Port Eliot Festival
Port Eliot Festival is the original free-ranging festival of ideas, which draws an unmatchable collection of artists, musicians, writers, comedians, performers, thinkers, makers, protagonists, agitators and scribblers to one of the most beautiful corners of the country. This year’s Port Eliot Festival event will run from Thursday 25 to Sunday 28 July 2019 on the rolling park and woodland of the ancient estate at St Germans, on south east Cornwall’s Rame Peninsula.
Stages, tents, saloons and wooded glades are curated by the likes of The Idler Academy, Caught by the River and Lark’s Haven. The poetry stage, curated by Luke Wright and Rosy Carrick, cements Port Eliot’s place among the most significant homes for poetry of all UK festivals; the Ace of Clubs explodes with blues, soul, rock & roll, and, on occasion, opera; and the Park hosts the festival’s comedy and biggest bands.
Reasons to visit the Port Eliot Festival
One of the highlights of the Cornish summer, the brilliant Port Eliot Festival attracts an abundance of writers, musicians, thinkers and doers to the South West, and for good reason. See, it’s not your average festival – far from it. Here’s why it’s well worth a look, and some other things you should do whilst you’re in the area.
1. See a gig in the oldest church in Cornwall.
Whether that’s musical legend Robyn Hitchcock, or composer of the Snowman and the Snowdog soundtrack, Andy Burrows – all gigs in Port Eliot’s beautiful Church venue are ten notches more magical.Once a cathedral and part of the pilgrim’s way, it’s a fascinating building, with its Norman arch and Byrne Jones stained glass. It’s still a parish church, and it becomes a music venue for the festival, where the acoustics and setting make for particularly captivating performances.
2. Sample some of the best food the region has to offer.
From the Oyster Shack serving fresh local seafood paired with Le Vignoble wines, to the mouthwatering Thyme and Tide, there’s an abundance of South West seafood at Port Eliot.This year, Cornwall’s Woodfired Canteen will pop-up in surprise locations around the magical Port Eliot gardens to host long-table suppers for up to 100 people, and street food stalls will offer everything from our own local and loved Woody’s Pizza to international delights like Filipino-inspired food from dragon’s den winners BBQ Dreamz.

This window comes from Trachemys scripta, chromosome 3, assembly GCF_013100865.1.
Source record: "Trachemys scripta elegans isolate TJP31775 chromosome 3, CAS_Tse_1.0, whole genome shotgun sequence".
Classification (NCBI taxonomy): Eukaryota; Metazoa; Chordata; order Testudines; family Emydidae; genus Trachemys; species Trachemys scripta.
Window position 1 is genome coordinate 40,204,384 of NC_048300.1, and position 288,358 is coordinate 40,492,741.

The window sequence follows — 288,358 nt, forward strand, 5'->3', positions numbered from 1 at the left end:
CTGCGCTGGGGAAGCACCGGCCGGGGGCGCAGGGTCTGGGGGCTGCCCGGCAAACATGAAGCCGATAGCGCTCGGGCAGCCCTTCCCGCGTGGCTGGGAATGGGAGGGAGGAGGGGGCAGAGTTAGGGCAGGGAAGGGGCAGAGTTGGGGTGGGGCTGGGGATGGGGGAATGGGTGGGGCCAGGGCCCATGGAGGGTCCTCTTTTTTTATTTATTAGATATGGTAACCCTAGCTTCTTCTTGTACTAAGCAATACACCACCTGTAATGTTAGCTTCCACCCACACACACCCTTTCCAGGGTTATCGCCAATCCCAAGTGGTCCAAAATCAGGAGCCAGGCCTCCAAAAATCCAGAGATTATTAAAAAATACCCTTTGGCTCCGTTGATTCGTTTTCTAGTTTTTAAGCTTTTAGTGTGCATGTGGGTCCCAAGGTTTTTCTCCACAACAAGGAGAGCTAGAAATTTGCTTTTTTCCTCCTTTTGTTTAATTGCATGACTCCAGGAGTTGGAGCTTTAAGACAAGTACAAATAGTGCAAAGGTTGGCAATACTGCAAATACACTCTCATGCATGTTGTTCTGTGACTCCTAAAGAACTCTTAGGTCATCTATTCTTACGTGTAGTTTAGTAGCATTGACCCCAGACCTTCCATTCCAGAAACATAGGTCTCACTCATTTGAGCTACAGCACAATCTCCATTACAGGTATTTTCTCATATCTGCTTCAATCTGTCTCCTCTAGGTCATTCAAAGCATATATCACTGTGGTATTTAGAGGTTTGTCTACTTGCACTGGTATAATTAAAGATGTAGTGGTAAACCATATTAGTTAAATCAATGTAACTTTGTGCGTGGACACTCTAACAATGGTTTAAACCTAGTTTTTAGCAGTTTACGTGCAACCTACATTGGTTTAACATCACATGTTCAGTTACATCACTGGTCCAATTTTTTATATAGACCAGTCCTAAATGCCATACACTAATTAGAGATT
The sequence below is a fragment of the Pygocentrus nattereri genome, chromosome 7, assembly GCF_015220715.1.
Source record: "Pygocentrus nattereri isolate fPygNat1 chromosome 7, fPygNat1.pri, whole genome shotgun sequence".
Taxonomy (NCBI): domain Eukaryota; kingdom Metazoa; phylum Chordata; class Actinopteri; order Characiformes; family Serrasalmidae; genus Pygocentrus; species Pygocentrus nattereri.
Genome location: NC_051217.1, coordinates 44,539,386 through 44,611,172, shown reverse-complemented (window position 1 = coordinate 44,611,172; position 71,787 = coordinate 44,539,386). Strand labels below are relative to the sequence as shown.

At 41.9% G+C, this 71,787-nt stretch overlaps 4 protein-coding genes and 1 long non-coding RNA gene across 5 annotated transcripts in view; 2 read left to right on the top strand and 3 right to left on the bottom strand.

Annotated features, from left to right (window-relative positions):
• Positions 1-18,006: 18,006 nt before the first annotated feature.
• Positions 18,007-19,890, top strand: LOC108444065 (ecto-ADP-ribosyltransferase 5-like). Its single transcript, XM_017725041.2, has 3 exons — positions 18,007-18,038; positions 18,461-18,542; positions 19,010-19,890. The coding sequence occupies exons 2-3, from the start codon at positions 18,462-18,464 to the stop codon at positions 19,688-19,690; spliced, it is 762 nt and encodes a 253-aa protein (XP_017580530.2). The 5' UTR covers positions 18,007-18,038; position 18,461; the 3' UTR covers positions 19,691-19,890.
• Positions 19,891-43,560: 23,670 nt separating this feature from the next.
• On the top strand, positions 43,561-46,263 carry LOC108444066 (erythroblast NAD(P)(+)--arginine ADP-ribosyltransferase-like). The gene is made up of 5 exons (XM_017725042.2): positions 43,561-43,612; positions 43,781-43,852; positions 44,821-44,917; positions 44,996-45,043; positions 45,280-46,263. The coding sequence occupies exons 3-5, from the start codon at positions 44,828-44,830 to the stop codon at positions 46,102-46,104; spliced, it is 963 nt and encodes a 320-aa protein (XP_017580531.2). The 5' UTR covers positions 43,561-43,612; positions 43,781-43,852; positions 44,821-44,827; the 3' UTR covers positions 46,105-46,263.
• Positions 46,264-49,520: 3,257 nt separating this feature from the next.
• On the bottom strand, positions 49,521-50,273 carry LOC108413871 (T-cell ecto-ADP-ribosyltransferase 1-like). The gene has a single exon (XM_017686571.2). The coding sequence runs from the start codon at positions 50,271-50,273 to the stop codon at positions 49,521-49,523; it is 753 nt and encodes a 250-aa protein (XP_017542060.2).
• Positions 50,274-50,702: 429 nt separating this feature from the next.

3. It’s a rare chance to see inside Port Eliot House.
The festival winds all through the ancient house, which has a truly fascinating history. The house has been lived in for over 1000 years and is believed to be the oldest continually inhabited dwelling in the UK. Once Augustinian monks walked its lawns, and (much) later on in the 80s, it was home to the legendary Elephant Fayre, which rivalled Glastonbury as the hippy festival of its day. The house is closed to the public for most of the year, so the festival is a rare opportunity to get a glimpse inside. At the festival, hear Bruce Parry talk adventuring in the stunning Round Room with its Lenkiewicz mural, and enjoy a sneak preview of Zandra Rhodes’ 50 Years of Fabulous exhibition in the house’s Drawing Room, which will be showing at London’s Fashion & Textile Museum later in the year.
4. Lily Allen and Charlotte Church will both be here.
Yes, your two favourite agenda-setting artists will be in the same place at the same time. Lily Allen will be in conversation about EVERYTHING, reading a children’s story in the kids area and also DJing late into the night in the festival’s after hours hotspot, The Boogie Round. And catch the life-affirming spectacle that is Charlotte Church’s Late Night Pop Dungeon – brimming with fun, this will make your year, guaranteed.It’s not the first time Lily’s visited to the festival – although the last time was just for fun. She said “I’m really looking forward to the food. It’s literally impossible to eat badly there.”
5. See renowned chefs in the Delicious film set kitchen.
Many of Port Eliot’s chef demos take place in the house’s gigantic two-storey Big Kitchen, which was used as a set for Sky series Delicious, featuring Dawn French. Cookery demos also take place outside on the Open Fire stage, curated by chef Valentine Warner.This year’s chef line-up includes Polpo founder, award-winning restaurateur, writer and broadcaster, Russell Norman, traditional, homey Middle Eastern food from Honey & Co, Group Head Chef at River Cottage HQ, Gill Meller, family recipes from Ukraine, Moldova, Azerbaijan and Uzbekistan from Olia Hercules, and author of Dinner with Dickens, Pen Vogler, who will prepare the Victorian recipes served by Charles Dickens to the many guests invited to his home.
For full details see website.
Did you know?
The first year, 2003, the festival had 17 paying punters and three times as many performers, artists and crew. Word quickly spread among young writers that at last here was a festival at which they could do what they wanted. The following year, 1,000 people attended. The rest is, as they say, history.
Camping at Port Eliot is memorable (in a good way), whether packing your own tent or sliding into a shimmering silver airstream caravan. The parkland takes in rolling pastures, ancient woodland, stunning estuary and river views, shady rhododendron groves, hidden mazes and walled gardens and it’s a treat to camp there for a few days. But for those unsure about a few days under canvas, there are plenty of options, including traditional tipis and yurts for couples, families or groups of friends, luxury yurtels or beautiful gypsy bowtop caravans.